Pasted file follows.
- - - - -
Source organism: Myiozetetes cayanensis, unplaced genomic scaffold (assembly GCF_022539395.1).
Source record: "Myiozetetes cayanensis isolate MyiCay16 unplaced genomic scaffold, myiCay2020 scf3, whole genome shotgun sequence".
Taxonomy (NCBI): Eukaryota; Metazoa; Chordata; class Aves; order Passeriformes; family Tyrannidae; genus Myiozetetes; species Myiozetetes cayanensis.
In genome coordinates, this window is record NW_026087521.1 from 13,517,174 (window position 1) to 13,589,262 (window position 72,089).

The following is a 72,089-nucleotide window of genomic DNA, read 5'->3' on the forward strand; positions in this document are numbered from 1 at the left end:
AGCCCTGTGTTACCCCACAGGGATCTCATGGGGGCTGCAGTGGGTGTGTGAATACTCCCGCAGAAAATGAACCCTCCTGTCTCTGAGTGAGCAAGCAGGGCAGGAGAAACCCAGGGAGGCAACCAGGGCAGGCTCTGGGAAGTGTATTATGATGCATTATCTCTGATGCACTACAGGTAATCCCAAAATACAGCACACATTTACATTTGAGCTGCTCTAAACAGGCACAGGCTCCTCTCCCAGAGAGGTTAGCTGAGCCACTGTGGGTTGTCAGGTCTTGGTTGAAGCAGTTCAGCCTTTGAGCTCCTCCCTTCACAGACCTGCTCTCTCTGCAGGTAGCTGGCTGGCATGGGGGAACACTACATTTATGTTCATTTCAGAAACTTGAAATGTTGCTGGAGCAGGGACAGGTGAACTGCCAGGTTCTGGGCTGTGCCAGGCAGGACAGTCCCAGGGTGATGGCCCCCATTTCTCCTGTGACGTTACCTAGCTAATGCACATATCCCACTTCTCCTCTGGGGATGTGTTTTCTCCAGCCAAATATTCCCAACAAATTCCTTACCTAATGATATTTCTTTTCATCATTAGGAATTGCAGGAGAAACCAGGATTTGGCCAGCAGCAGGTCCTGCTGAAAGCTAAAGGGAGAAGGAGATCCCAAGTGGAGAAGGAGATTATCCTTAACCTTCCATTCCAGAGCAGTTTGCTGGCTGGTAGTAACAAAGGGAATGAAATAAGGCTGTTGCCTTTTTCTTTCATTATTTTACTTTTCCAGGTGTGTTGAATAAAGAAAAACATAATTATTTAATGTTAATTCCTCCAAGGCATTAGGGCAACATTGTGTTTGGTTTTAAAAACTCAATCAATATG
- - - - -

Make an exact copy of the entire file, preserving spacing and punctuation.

Source organism: Myiozetetes cayanensis, unplaced genomic scaffold (assembly GCF_022539395.1).
Source record: "Myiozetetes cayanensis isolate MyiCay16 unplaced genomic scaffold, myiCay2020 scf3, whole genome shotgun sequence".
Taxonomy (NCBI): Eukaryota; Metazoa; Chordata; class Aves; order Passeriformes; family Tyrannidae; genus Myiozetetes; species Myiozetetes cayanensis.
In genome coordinates, this window is record NW_026087521.1 from 13,517,174 (window position 1) to 13,589,262 (window position 72,089).

The following is a 72,089-nucleotide window of genomic DNA, read 5'->3' on the forward strand; positions in this document are numbered from 1 at the left end:
AGCCCTGTGTTACCCCACAGGGATCTCATGGGGGCTGCAGTGGGTGTGTGAATACTCCCGCAGAAAATGAACCCTCCTGTCTCTGAGTGAGCAAGCAGGGCAGGAGAAACCCAGGGAGGCAACCAGGGCAGGCTCTGGGAAGTGTATTATGATGCATTATCTCTGATGCACTACAGGTAATCCCAAAATACAGCACACATTTACATTTGAGCTGCTCTAAACAGGCACAGGCTCCTCTCCCAGAGAGGTTAGCTGAGCCACTGTGGGTTGTCAGGTCTTGGTTGAAGCAGTTCAGCCTTTGAGCTCCTCCCTTCACAGACCTGCTCTCTCTGCAGGTAGCTGGCTGGCATGGGGGAACACTACATTTATGTTCATTTCAGAAACTTGAAATGTTGCTGGAGCAGGGACAGGTGAACTGCCAGGTTCTGGGCTGTGCCAGGCAGGACAGTCCCAGGGTGATGGCCCCCATTTCTCCTGTGACGTTACCTAGCTAATGCACATATCCCACTTCTCCTCTGGGGATGTGTTTTCTCCAGCCAAATATTCCCAACAAATTCCTTACCTAATGATATTTCTTTTCATCATTAGGAATTGCAGGAGAAACCAGGATTTGGCCAGCAGCAGGTCCTGCTGAAAGCTAAAGGGAGAAGGAGATCCCAAGTGGAGAAGGAGATTATCCTTAACCTTCCATTCCAGAGCAGTTTGCTGGCTGGTAGTAACAAAGGGAATGAAATAAGGCTGTTGCCTTTTTCTTTCATTATTTTACTTTTCCAGGTGTGTTGAATAAAGAAAAACATAATTATTTAATGTTAATTCCTCCAAGGCATTAGGGCAACATTGTGTTTGGTTTTAAAAACTCAATCAATATG